Ritchey Logo
Hero Image

NAHBS Builder Profile: W.H. Bradford

Ritchey is proud to share the passion, the spirit and the dedication of small framebuilders around the world. We're especially excited when these talented craftspeople choose to adorn their works of art with Ritchey components. We're highlighting these builders, and their bikes, here on the Ritchey web site with the NAHBS Builder Profile Series. Today, we have W.H Bradford. 

Name: Brad Hodges
Years Building: 10+ I guess, but only 3 doing bikes under the W.H.Bradford name before this I did more production bmx style mountain bikes.
Instagram: and

1) What was your first bike – not the first one you built? How did it come to you?
Peugeot CPX 200 in black and gold my Mom and Dad bought it for me around 1983 from the bicycle tree in Sunnyvale, I was too small for it so I didn't end up riding it until a few years later. I remember asking for the blue one but Mom got me the black one, good looking out Mom!  

2) What was the last bike you bought that you didn’t make, and why?
2000 Yeti DH9 one of the compression Lawwill bikes ,growing up we always herd stories of the Lawwill bikes being the fastest you could buy so when I had the chance I scored a deal through the shop I was working at the time. It was too sweet of a bike to pass up.

3) When did you decide to start making frames of your own? What influenced you to do so?
Around 2004 or so I started making 24” freestyle mountain bikes with hacked Marzocchi forks designed for urban trails and street riding. I guess I was influenced by riding BMX and racing DH and DS and wanting a bike that could do all three on . More of a legit freestyle mountain bike that you could ride with a bmx influenced style on at most modern skateparks. More recently I shifted things from the trick bikes to more hand-build frames with more attention to detail. It was more what I’m into now, getting the fab on each frame perfect . I also started doing more touring and bike packing so that helped the shift as well.  

4) What was the last odd job you held before frame building?
That’s a good one, I’ve had a few random bike shop jobs but my last real “odd job” before doing bikes full time ? (scratches head).. Ahhh digging holes for back flow valve repair was one of them , assembling and shipping modern ceiling fan’s was another. I’ve been lucky enough to have been doing this long enough it’s kinda hard to remember what I did before bikes.  

5) Did you have a mentor when you started, or do you still have one?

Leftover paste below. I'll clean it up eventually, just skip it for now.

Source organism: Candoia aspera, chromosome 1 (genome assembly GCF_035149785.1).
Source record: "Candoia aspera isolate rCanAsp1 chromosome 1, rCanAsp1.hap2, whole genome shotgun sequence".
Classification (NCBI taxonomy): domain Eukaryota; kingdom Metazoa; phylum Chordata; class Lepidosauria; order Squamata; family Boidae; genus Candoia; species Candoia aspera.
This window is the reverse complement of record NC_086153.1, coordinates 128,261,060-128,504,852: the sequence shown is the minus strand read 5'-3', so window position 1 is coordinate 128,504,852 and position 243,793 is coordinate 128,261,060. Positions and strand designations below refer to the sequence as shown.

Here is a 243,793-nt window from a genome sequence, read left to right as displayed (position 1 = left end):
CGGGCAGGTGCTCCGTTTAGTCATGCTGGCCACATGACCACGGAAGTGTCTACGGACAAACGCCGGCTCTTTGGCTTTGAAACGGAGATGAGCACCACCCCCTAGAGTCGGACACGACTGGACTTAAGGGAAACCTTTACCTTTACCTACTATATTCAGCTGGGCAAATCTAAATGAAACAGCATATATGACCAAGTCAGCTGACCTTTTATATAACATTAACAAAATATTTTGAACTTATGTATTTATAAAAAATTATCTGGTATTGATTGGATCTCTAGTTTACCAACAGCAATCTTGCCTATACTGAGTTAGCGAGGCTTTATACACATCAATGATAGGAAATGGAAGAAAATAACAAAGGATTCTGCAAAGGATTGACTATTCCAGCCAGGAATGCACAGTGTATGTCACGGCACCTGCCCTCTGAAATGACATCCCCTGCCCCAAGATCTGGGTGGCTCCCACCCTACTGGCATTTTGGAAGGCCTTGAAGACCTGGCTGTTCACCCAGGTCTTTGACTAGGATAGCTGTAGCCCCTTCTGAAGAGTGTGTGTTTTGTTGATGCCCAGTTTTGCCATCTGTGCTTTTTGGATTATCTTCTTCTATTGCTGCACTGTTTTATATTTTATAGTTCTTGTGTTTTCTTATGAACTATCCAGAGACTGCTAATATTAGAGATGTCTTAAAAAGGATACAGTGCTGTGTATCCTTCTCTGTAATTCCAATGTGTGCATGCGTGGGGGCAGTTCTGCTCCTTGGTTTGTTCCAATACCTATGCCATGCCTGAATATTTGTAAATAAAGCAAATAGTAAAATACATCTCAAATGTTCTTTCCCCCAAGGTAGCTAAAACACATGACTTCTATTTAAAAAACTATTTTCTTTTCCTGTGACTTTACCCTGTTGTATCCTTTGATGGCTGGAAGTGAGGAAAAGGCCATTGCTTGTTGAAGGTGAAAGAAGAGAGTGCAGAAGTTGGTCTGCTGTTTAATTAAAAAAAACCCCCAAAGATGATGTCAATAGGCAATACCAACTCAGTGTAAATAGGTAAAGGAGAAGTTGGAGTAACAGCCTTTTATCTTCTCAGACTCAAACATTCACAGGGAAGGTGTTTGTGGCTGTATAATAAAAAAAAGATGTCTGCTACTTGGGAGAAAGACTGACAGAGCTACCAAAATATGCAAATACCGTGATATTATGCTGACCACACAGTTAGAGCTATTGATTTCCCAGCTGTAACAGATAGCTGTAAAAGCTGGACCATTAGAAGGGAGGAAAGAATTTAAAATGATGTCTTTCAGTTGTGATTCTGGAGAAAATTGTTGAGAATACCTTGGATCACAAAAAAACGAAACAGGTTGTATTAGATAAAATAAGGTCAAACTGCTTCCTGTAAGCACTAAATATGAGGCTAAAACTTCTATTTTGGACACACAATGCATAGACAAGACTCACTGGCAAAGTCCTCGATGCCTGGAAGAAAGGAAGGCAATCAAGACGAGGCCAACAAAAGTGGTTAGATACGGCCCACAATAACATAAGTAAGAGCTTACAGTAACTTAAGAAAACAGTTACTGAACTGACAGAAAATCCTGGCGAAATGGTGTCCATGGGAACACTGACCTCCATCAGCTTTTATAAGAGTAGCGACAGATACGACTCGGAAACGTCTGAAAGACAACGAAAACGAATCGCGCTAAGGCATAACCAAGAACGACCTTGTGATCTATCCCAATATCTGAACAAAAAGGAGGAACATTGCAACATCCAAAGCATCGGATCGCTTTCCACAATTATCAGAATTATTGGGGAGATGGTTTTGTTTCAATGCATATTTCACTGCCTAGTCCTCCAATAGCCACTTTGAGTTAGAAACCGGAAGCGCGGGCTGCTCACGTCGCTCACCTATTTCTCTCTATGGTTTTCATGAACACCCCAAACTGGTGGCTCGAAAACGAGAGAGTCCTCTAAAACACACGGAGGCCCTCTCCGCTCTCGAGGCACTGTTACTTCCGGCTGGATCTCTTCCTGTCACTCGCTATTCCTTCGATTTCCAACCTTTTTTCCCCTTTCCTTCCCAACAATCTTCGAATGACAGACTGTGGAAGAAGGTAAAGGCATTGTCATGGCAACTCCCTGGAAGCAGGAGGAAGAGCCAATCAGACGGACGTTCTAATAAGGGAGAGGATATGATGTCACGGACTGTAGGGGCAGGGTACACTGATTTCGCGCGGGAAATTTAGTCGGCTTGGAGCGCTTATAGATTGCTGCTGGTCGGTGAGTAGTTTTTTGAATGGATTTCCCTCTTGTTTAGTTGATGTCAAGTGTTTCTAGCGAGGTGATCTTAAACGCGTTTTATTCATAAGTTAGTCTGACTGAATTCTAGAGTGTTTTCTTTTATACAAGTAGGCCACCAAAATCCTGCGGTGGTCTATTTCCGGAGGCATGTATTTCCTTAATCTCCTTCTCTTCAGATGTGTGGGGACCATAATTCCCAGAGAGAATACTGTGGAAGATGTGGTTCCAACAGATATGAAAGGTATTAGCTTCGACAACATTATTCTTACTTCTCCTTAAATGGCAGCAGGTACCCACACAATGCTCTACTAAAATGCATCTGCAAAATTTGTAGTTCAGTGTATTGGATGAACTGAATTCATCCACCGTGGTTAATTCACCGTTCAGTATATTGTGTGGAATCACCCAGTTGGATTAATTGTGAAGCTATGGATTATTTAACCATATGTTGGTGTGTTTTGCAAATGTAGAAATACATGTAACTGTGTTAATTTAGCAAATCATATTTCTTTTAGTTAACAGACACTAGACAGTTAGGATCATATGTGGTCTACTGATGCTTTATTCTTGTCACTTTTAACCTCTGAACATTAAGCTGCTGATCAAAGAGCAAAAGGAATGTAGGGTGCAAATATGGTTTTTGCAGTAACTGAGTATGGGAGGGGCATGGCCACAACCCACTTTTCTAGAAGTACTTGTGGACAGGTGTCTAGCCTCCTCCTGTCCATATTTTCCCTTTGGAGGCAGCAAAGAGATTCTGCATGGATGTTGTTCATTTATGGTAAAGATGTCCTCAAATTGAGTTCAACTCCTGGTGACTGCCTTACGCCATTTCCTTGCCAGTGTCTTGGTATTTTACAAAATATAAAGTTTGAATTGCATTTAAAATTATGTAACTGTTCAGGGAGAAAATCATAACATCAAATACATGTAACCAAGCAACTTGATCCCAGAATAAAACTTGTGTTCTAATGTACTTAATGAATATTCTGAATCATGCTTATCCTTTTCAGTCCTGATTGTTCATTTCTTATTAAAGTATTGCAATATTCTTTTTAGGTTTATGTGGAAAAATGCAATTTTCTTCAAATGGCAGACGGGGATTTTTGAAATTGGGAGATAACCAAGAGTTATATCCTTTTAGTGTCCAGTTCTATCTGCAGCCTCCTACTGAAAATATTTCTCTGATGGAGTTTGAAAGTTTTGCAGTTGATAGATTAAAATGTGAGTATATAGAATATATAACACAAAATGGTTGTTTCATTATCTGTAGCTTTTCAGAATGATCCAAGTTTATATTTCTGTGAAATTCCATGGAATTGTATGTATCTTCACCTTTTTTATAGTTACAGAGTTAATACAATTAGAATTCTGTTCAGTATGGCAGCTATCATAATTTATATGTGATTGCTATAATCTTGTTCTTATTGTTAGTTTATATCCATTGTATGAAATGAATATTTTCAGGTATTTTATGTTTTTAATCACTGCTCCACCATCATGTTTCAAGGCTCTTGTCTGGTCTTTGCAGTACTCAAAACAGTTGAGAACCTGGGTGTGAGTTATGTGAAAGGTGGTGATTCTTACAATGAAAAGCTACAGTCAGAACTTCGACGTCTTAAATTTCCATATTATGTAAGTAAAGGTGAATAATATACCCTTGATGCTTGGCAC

I try to listen to anyone who has been making a living building bikes for any extended period of time. Growing up Keith Bontrager was a big influence and was anyways there with tough words of encouragement. More recently Sherwood Gibson from Ventana has been there when I have questions and really helped me get the new bikes dialed. Venation’s shop is just down the road and they powder coat my frames for me too.

6) What do you listen to when you’re working?
Anything really current playlist’s include - Vybez Cartel , Run the Jewels , Eagles of Death Metal , Danny Brown , Two Door Cinema Club , The Polish Ambassador , DanLeSec VS Scroobius Pip , PANTyRAiD and whatever else I get into that week.  

7) What’s your favorite tool in the shop and why?
Too hard for one answer here’s my top three 1. Bridgeport mill set up for 90’ cut’s , it’s tolerances are spot on for any cut and I find myself using it on almost everything. 2. My original Arctos frame jig , Oscar from Simple bikes updated it a few years back right around the time I got the new mill for wider offset’s and to work in harmony with BikeCad. 3. A very small fine file that came in the lot of tools I purchased from Ezra Caldwell’s wife after his passing. It’s another of the three that I find essential to finishing any bike.  

8) Every builder seems to have an “Ah Ha” moment where they figure out some way to do a weld different or set up a jig for that one type of braze-on, what was yours? And did it come easily to you once you figured it out?
Wait ... there’s supposed to be an “Ah Ha moment” .. crap ! ... was I like supposed to remember that or has it even happened yet ?? In all seriousness I think it may have been sometime before NAHBS last year while working over Christmas. Just getting my production process’s nailed down and building some really kick ass bikes in the process. This year is just seemed like work that had to get done , not like I was trying to prove something to myself or others. It’s just work now.

9) When designing or building a bike for someone, what is your thought process? What sticks out most about a build/design that you need to tackle first?
That’s a good question , I think the thought process may be different for every bike. I try to focus in on that one part that makes the bike unique then build from there. On most bikes for customers it’s the geo first and foremost, I’ll spend just as much time getting the geo’s nailed down with customer as I do building the frame if needed.  

10) What’s your go to bike when you go on a ride? I still like the first Gazos bike I built a few years back , it’s my daily commute bike and still my favorite for long rides around Sac. The Ritchey Carbon fork works great with the integrated headset and provides a stiff ride wile still keeping the bike looking clean up front.   

Last words? I just wanted to thank everyone at Ritchey for giving me this opportunity. It’s a huge honor to be featured by a company I’ve admired for so many years. Thanks

Ritchey Newsletter

Join now for engaging stories, exclusive offers and product news delivered right to your inbox.